Wednesday, May 05, 2010

The Pendle Theory (UK election Preview IV)

As I said in my first preview posting, there are very few districts where there is a true three-way race (I've seen lately, the neologism--new word--for it is a "truel", or three-way duel). But I did find some.

Out of the 650 constituencies, I identified the one which appeared most like the national percentages in the 2005 election, and, to make things a bit more valuable for projection purposes, the boundaries of the district were not changed.

The constituency is called Pendle: it is in the county of Lancashire, in the northwest of England. It is a somewhat rural area near a heavily-populated strip, (near Manchester, Burnley, Blackburn). It is most known for a witchcraft trial in 1612, in which 10 were hanged (what, no burnings?)

The 2005 percentages (from Labour 37.1%; Conservative 31.8%; Liberal 23.2; Other 8.0%. The projections, from the same source: Conservatives 35.1%, Liberal 27.9%, Labour 26.7%, Other 10.4. These projections are very, very close to those I'm seeing for the national popular vote.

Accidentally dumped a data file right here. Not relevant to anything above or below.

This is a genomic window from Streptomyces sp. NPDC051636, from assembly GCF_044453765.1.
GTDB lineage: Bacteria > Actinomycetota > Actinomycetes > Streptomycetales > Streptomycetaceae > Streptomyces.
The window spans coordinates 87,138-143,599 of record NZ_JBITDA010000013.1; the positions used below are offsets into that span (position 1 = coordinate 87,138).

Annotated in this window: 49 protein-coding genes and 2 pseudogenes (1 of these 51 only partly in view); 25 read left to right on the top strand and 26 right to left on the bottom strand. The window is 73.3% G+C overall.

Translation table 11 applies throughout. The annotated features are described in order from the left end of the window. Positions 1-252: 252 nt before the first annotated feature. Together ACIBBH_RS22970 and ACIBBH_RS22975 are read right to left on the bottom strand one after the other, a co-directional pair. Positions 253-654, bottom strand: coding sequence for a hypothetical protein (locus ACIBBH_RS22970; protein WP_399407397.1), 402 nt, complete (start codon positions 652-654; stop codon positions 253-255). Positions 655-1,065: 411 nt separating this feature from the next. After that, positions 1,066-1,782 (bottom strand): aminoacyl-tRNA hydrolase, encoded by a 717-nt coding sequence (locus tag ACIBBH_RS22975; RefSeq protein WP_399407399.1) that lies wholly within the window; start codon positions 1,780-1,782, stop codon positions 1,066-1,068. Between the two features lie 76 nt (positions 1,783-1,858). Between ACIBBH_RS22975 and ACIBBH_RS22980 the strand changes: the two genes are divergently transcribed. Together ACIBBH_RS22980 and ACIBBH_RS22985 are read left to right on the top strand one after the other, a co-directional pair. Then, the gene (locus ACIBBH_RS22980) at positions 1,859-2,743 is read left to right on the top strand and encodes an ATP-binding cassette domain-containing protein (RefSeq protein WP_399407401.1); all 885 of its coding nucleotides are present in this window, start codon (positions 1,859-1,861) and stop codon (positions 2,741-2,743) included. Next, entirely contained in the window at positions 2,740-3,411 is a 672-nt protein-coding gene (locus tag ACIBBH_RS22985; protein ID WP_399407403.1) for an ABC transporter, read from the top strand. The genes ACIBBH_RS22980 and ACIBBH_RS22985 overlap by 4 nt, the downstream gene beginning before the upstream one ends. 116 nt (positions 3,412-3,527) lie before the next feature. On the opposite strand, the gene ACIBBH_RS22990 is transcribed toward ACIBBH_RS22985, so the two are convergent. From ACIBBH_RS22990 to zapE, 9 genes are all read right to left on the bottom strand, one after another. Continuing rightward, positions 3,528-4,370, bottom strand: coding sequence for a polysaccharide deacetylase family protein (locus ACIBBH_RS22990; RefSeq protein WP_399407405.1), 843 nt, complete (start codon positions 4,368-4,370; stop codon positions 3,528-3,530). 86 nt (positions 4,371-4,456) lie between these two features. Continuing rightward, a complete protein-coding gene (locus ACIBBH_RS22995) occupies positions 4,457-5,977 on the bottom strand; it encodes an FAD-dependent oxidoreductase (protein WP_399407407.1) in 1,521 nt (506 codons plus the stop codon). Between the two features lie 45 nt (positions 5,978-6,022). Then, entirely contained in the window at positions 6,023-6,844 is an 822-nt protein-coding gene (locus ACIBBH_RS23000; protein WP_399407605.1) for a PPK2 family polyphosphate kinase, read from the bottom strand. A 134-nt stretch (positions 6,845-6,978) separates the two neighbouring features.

The idea of looking at such a bellwether is to see whether the national opinion shifts are fully reflected in such a race (as opposed to, say, the Liberal Democrats improving a lot in districts where they have no chance to win, of which there are many). A theory that I subscribe somewhat to is that they may actually improve more in such a race--but remember that Labour has the incumbent.

I saw that the Pendle Council is offering to shoot out its results on Twitter and Facebook this year, so I've "friended" them, and will be looking for some results on Thursday.

If you don't like my choice of Pendle, here are some other three-sided constituency races worth looking at: Blackburn, Bristol Northwest, Leeds NorthEast, Northampton North, and especially Watford and Ealing Central and Acton.


Anonymous said...

Pendle shifted strongly to the Conservatives: a win by 38.9 to 30.9 for Labour. The Liberal Democrats disappointed at 20.2, going down by 3%. The candidate for the LibDems was named Anzal Anwar; I wouldn't want to suggest anything, but I do think the ethnic impact of South Asians voting and running for office has been understated in the lead-up, and will be noted frequently in the results.

Chin Shih Tang said...

Pendle came in pretty early (a good three hours ago), and strongly for the Conservative candidate. The percentages were 38.9 Conservative, 31.9 Labour, and 20.3 Liberal Democrats. So, the LibDem candidate actually went down from 2005. Now, did the fact that his name was "Azwal Anwar" have something to do with that?

Regardless, it showed the size of the surge for the Conservatives, and the weak showing of the LibDems (compared to what was expected).

At this point, though, the LibDems, though with a poor showing, are in the position of PM-makers, possibly for both parties. We're still waiting for most of the London districts to report. I'm going to bed soon, because who knows how long this will take?